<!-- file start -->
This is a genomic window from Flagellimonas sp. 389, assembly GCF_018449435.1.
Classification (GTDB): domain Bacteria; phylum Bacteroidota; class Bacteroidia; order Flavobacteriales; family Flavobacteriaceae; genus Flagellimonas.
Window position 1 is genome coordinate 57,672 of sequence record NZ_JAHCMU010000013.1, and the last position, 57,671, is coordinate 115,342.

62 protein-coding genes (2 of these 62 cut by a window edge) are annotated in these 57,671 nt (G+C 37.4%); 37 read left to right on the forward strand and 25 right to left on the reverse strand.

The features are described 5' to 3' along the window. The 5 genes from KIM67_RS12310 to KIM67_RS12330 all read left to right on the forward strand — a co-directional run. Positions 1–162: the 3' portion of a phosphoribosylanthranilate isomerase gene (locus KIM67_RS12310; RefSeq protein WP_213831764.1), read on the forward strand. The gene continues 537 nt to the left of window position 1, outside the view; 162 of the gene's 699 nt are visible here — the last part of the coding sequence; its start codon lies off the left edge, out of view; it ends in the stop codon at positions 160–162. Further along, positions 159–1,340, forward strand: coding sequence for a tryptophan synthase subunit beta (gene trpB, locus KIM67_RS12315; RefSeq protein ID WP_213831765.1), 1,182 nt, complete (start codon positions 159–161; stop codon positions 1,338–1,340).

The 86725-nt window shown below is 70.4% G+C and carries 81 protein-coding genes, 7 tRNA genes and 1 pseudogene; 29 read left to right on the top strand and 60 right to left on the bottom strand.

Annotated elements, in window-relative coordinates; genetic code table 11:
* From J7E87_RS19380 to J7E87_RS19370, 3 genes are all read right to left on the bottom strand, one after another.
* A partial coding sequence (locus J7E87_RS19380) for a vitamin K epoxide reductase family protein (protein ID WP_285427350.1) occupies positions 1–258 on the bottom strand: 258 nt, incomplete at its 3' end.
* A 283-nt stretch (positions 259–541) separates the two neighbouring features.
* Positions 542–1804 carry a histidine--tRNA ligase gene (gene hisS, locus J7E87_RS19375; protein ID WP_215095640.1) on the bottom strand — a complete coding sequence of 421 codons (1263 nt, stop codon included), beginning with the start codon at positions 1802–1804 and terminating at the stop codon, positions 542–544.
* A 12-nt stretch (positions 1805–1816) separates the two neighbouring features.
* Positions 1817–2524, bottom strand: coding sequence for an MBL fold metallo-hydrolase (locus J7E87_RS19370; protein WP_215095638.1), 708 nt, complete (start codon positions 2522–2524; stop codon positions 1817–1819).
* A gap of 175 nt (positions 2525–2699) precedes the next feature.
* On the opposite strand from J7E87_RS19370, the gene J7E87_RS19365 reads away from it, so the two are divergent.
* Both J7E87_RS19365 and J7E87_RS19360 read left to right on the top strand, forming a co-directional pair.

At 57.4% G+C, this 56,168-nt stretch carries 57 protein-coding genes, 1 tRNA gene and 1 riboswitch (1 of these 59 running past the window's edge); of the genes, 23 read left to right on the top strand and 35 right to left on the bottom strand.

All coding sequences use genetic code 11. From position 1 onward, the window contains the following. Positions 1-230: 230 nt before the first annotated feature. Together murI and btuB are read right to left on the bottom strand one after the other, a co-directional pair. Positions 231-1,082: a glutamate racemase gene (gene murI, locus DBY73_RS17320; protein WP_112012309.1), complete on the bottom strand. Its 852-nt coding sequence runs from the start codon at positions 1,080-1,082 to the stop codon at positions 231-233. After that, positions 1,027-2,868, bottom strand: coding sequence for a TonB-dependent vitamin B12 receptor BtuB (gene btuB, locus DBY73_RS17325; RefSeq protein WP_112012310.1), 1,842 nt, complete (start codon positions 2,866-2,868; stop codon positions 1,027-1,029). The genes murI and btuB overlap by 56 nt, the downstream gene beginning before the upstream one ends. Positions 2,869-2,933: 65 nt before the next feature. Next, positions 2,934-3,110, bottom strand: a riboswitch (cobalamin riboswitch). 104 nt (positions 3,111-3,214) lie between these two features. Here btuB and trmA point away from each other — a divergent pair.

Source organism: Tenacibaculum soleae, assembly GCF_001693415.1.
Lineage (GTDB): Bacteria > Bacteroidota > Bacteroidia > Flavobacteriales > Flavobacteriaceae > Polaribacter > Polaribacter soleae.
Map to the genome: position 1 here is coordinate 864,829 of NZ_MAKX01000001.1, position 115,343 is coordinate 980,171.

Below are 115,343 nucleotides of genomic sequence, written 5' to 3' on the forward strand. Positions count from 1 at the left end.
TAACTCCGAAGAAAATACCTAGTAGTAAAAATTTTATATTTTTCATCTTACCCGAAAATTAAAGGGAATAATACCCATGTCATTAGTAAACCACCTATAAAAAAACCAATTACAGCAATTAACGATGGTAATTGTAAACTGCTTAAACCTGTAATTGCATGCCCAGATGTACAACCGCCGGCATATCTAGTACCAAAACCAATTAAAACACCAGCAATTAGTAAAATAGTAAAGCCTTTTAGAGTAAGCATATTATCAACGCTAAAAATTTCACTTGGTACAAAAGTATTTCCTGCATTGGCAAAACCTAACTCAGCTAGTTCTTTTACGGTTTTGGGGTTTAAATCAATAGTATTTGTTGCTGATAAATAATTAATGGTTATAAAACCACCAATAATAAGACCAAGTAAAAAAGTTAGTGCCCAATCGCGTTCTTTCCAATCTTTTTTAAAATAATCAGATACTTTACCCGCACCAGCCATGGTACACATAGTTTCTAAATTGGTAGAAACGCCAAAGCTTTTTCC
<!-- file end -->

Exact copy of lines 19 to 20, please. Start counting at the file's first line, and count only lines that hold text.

Source organism: Tenacibaculum soleae, assembly GCF_001693415.1.
Lineage (GTDB): Bacteria > Bacteroidota > Bacteroidia > Flavobacteriales > Flavobacteriaceae > Polaribacter > Polaribacter soleae.